Smart scales: any better?

Hardware and Accessories

Which is the best smart scale to get which can connect to your iPhone by wifi or bluetooth? I've not seen any posts about this for a couple of years. Ideally I'd like one that can work with the Fitbit app, though I understand Fitbit's layouts less these days: so I'd be happy if it worked with Apple's Health app at least. I want to measure body fat as part of a bit of a weight loss drive and my confidence in products is low as each one seems to have its quirks or inaccessible bits. Also, is expensive better with this type of product? Smart scales seem to vary from £25 up to almost £100. Who can give me confidence from stepping on the scale to knowing my weight has registered and that it has been sent to my software. Audio beeps from the scales or the app would be ace maybe. Where are with this category of products here in August 2019 - thanks all.Sd



Submitted by Maldalain on Thursday, August 29, 2019

I have Taotronics scale. I am not sure of the spelling though. It can connect to your Apple Health app, plus it has its own application. It measures body fat and various other things such as BMI, bone and muscle mass. The app is accessible.
Maybe you can have a look at the App Store application, search for TTMonitor.

Submitted by Jakob Rosin on Thursday, August 29, 2019

Just got the Qardio Base 2. Measures weight, fat, bone mass, water, gives you BMI, integrates with Apple Health, has an accessible app.

Submitted by LaBoheme on Thursday, September 26, 2019

almost all smart scales on the market can import data to health kit, but HK does not have all the parameters. if you want to see everything, you still need to use the app the scale comes with.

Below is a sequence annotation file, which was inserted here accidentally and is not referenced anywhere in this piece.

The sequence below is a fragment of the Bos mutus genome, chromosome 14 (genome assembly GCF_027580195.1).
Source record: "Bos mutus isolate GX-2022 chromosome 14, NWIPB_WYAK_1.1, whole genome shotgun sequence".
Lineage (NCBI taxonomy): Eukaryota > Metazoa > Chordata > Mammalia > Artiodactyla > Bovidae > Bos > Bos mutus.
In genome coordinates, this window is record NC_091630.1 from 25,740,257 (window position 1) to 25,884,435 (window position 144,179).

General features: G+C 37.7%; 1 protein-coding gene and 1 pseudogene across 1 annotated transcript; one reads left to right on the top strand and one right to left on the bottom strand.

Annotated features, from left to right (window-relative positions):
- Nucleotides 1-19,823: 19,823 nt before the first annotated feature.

expensive is not necessarily better. sure some scales have fancy features like measuring your heart rate and indoor air quality, whether such features is worth $100 or more, you'll have to decide for yourself, personally i think they are just gimmicks.

almost all scales give you accurate weight and BMI, for BMI is based on a fixed formula, so it's nothing fancy there. as for body fat, fat free body fat, subcutaneous fat, body water, bone mass, etc., well, they certainly provide great reference points and entertainment value, but are not to be relied on. while there values are not always correct, the directions are. so if your body fat is 14% and a few days later it becomes 16%, chances are your body fat has indeed increased.

with that in mind, this is what i use:…

the measurement section of the app takes sometime to get use to, but not too bad. the trend section is ok, the only problem is VO does not report all data fields, but there is a workaround. if you export the data and email yourself, you'll get a csv file and everything is visible.

Submitted by Laura on Friday, September 27, 2019

Over all this App is accessible, but a couple of the buttons are not labeled, but it’s easy to learn the layout. I used it when I had a Fitbit, and it gives audio feedback both when you stand on it and when it syncs with the phone. Only 50 dollars and still works smoothly.